5 savings-boosting tips for the end of the tax year
11 July, 2017
It's the final stretch of the 2018/19 tax year. How exciting! For those of us who still have ISAs and pensions to shuffle about, there’s going to be some boring money stuff to do over the next couple of weeks… but there are also free government incentives to claim. Here’s how to make the most of your tax relief savings in time for the 5th April deadline.
1. Save £20,000 tax-free in an ISA, split between cash and investments
You can open one cash ISA and one stocks and shares ISA each year
Any cash interest or investment returns you make are tax-free
Cash ISA interest rates are very low, but you can access your money any time
Stocks and shares ISAs may be suitable if you can leave your money invested for at least 5–10 years – but nothing’s ever guaranteed
If you’re not confident with the stock market yet and don’t want to rush into picking the wrong investments, you could open a stocks and shares ISA, stick in some cash by the 5th April tax deadline, and then pick your investments later. They’ll still be protected from the taxman.
More about choosing your ISA (https://www.boringmoney.co.uk/learn/articles/best-stocks-and-shares-isa-2019/)
2. Got some ISA allowance left? Move some of your investments
If you’ve stashed your cash in your ISAs and still have some of your £20,000 tax-free allowance left, there may be a way to mop up the last few drops. If you have any old shares in a trading account you could move them into an ISA with a bit of paper shuffling.
‘Bed and ISA’ is the questionably named manoeuvre you can make with the help of some online investment platforms. Essentially they let you sell your shares to yourself free of charge – from your old trading account to your new ISA account. Nifty, eh?
3. Each of your kids can save £4,260 in a Junior ISA
As with adults’ ISAs, Junior ISAs come in both cash and stocks and shares varieties. You and your family can pay into them until your child’s 18th birthday, and it can add up to being a handy head start for uni fees, a car or anything else they desire – they’ll have full access to the money when they turn 18.
If you’re opening a Junior ISA now for a littlun aged 8 or under, that means you have at least 10 years to leave the savings untouched, which is a great time-frame for stocks and shares.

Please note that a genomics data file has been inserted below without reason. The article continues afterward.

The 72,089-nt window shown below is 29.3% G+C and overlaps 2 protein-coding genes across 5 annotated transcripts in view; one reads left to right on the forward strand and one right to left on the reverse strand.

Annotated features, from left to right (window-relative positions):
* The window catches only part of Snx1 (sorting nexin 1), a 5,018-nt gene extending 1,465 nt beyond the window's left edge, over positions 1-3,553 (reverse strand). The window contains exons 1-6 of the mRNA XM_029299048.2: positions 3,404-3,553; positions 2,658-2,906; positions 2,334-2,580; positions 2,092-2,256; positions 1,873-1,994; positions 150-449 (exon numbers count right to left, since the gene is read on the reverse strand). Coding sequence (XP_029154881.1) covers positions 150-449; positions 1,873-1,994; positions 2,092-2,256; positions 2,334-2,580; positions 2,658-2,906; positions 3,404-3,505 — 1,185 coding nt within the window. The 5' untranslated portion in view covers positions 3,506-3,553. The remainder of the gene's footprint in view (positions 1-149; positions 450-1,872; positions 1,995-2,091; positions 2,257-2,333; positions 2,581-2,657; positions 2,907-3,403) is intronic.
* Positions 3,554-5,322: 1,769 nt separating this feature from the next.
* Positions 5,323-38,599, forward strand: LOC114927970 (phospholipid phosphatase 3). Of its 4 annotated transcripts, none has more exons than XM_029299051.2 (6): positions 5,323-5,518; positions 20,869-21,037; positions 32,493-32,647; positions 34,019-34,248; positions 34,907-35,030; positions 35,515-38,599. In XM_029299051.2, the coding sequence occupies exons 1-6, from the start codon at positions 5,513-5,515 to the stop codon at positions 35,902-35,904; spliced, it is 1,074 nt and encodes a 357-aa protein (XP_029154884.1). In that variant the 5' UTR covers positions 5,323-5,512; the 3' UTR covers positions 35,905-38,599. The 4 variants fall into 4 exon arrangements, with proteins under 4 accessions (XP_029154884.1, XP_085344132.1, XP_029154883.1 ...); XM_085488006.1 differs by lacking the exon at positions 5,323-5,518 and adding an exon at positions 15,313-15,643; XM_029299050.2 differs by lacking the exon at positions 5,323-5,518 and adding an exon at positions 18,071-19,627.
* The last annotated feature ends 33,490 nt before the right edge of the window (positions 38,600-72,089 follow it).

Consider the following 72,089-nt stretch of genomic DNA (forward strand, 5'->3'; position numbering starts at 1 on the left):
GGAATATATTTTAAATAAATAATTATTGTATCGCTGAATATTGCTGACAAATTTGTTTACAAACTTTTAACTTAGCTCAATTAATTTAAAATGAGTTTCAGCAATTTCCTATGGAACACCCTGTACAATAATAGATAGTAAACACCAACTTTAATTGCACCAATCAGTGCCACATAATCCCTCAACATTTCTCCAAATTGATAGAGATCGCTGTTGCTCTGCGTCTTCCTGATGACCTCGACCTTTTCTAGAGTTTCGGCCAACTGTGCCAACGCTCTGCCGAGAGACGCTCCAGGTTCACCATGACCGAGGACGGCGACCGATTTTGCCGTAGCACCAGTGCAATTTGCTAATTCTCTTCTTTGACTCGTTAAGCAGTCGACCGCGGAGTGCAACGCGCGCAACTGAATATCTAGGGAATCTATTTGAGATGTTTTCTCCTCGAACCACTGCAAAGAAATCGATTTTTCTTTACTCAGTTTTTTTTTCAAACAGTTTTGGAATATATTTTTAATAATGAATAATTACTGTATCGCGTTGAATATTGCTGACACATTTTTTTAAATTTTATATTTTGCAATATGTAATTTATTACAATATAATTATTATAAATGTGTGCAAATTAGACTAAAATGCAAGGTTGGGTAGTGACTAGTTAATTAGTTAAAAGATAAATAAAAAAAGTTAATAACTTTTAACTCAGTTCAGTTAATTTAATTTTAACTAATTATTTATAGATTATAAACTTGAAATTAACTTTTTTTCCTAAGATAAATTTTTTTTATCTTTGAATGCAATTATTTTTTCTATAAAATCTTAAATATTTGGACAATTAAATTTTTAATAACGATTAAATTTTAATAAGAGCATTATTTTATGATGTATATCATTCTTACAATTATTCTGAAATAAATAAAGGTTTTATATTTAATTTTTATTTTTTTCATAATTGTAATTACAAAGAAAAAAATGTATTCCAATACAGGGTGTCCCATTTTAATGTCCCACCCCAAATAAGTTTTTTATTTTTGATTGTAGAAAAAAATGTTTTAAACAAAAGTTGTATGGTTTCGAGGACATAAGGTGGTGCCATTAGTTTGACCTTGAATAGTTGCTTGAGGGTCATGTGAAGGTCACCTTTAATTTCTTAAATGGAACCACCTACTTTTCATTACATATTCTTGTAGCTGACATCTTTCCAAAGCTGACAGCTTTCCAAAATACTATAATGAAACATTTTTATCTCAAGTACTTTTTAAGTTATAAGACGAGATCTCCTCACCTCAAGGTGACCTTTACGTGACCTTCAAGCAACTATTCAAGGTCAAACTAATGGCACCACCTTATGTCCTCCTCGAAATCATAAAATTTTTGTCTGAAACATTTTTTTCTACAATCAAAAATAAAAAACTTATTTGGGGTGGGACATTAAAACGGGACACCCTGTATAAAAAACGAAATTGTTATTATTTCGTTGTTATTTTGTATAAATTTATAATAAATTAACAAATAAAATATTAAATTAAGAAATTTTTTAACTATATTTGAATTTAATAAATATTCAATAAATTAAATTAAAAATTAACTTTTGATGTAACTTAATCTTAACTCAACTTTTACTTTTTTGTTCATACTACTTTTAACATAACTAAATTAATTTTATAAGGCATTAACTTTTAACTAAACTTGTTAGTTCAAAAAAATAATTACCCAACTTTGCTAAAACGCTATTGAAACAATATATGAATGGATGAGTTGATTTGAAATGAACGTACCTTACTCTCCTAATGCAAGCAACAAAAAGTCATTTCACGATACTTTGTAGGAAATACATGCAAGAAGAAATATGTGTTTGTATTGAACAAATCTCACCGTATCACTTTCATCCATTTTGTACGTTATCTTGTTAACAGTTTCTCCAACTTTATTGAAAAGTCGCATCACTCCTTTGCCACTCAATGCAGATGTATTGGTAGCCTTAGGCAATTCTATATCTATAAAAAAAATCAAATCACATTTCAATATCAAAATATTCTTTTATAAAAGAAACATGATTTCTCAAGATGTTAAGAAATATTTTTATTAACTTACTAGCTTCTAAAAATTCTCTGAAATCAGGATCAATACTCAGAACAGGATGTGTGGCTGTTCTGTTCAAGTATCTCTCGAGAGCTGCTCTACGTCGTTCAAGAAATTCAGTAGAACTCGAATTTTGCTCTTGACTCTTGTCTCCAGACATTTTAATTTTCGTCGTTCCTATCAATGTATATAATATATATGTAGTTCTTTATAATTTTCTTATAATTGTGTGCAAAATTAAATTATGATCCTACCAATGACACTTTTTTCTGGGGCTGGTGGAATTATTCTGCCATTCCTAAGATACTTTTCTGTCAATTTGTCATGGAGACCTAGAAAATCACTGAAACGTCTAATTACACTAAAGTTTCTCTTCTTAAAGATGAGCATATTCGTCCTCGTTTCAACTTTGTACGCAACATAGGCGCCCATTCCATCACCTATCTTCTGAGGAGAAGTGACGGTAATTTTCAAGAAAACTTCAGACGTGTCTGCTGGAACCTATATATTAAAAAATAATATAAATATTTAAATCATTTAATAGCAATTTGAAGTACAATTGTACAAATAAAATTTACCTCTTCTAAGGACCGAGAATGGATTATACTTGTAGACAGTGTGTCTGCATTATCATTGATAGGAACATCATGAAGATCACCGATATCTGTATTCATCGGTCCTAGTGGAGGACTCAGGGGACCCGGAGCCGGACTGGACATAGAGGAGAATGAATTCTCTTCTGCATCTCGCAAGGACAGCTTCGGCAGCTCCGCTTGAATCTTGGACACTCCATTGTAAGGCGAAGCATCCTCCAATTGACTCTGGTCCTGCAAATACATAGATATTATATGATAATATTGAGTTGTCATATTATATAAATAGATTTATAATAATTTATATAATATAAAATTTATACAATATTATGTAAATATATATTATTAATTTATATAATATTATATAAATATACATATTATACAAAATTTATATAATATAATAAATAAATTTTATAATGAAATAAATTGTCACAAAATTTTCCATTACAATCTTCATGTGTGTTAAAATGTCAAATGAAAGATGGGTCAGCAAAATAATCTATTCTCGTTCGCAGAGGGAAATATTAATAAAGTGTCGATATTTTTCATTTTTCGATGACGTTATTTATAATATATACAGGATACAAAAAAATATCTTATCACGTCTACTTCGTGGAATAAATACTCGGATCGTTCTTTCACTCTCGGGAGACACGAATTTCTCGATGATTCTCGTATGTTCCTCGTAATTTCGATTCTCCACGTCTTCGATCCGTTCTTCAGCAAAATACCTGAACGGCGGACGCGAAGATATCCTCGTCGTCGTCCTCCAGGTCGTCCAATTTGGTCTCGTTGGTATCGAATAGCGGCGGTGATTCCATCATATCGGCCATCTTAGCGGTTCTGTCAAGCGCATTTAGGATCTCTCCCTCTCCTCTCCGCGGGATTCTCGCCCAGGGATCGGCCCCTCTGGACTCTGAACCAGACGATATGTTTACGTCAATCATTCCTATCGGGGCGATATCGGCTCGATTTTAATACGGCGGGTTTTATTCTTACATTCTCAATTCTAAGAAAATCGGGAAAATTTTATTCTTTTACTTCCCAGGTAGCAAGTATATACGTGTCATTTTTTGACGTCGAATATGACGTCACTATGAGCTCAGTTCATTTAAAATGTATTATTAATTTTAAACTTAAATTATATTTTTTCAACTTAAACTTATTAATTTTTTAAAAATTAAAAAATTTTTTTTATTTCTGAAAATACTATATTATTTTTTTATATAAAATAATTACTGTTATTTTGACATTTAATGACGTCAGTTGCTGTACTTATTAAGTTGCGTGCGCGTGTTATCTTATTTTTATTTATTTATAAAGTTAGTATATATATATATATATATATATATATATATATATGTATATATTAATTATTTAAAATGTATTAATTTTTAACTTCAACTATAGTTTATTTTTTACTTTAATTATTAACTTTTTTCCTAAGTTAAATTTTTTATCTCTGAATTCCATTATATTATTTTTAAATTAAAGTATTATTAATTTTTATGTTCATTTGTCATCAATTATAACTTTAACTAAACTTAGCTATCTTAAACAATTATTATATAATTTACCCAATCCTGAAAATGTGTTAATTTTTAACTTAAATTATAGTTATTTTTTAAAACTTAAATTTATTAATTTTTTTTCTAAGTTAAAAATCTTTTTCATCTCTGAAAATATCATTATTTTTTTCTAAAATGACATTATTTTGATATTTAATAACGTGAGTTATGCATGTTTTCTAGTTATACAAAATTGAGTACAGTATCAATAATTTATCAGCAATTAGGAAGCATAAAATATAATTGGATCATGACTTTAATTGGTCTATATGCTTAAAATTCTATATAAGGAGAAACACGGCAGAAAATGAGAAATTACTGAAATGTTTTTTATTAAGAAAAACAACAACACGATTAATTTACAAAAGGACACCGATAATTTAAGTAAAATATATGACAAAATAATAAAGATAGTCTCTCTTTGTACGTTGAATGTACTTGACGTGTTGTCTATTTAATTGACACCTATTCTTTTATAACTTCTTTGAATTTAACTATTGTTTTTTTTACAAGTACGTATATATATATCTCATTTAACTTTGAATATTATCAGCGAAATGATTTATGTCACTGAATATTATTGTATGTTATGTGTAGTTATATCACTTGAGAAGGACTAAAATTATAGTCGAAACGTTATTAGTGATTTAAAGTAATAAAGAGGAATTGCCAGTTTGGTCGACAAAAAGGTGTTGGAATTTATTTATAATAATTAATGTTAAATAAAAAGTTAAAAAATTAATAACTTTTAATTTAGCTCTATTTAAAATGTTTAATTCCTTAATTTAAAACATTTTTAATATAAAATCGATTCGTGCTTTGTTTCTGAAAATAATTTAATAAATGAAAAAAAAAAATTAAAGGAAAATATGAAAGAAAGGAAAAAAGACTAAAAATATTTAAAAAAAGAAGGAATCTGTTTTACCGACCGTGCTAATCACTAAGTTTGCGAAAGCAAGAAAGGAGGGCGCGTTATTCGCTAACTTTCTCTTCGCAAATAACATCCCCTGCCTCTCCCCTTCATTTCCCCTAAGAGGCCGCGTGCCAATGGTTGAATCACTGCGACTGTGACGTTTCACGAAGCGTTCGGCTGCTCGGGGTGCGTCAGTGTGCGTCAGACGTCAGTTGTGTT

4. Max out your pension with free top-ups from the government
Save up to £40,000 a year into a private pension
For every £80 you save, the government will give you £20 in tax relief
If you’re a higher rate tax payer, you can claim another £20 on your tax return
Your private pension can be a generator of free money. 20% ‘tax relief’ on up to £40,000 means you only have to pay £32,000 to max it out for the year – the government top ups the remaining £8,000 (20%). Then ‘compound interest’ kicks in over the decades and your pension investment snowballs into a tidy retirement pot.
5. Carry forward pension allowance from the previous three years
Used up your £40,000 allowance for this year? If you had any unused allowance left over from last year, or the two years before that, you can use that up now too and top up your pension pot that little bit more. Read more about ‘pensions carry forward (https://www.boringmoney.co.uk/learn/articles/can-i-carry-forward-my-pension-allowance/)’ here.
If, on the other hand, you haven’t used up all your £40,000 pension allowance, you can undertake another questionably named manoeuvre: ‘Bed and SIPP’. As with ‘Bed and ISA’, you can move investments from an old trading account into your pension and get tax relief for doing so. Double nifty!
Happy tax-saving, folks. If you need help picking a stocks and shares ISA, check out our top picks for this tax year (https://www.boringmoney.co.uk/learn/articles/best-stocks-and-shares-isa-2019/). And to compare providers for investments, ISAs and pensions, don’t forget our Best Buys (https://www.boringmoney.co.uk/isas-pensions/isas-pensions/) – independent ratings and reviews by customers and experts.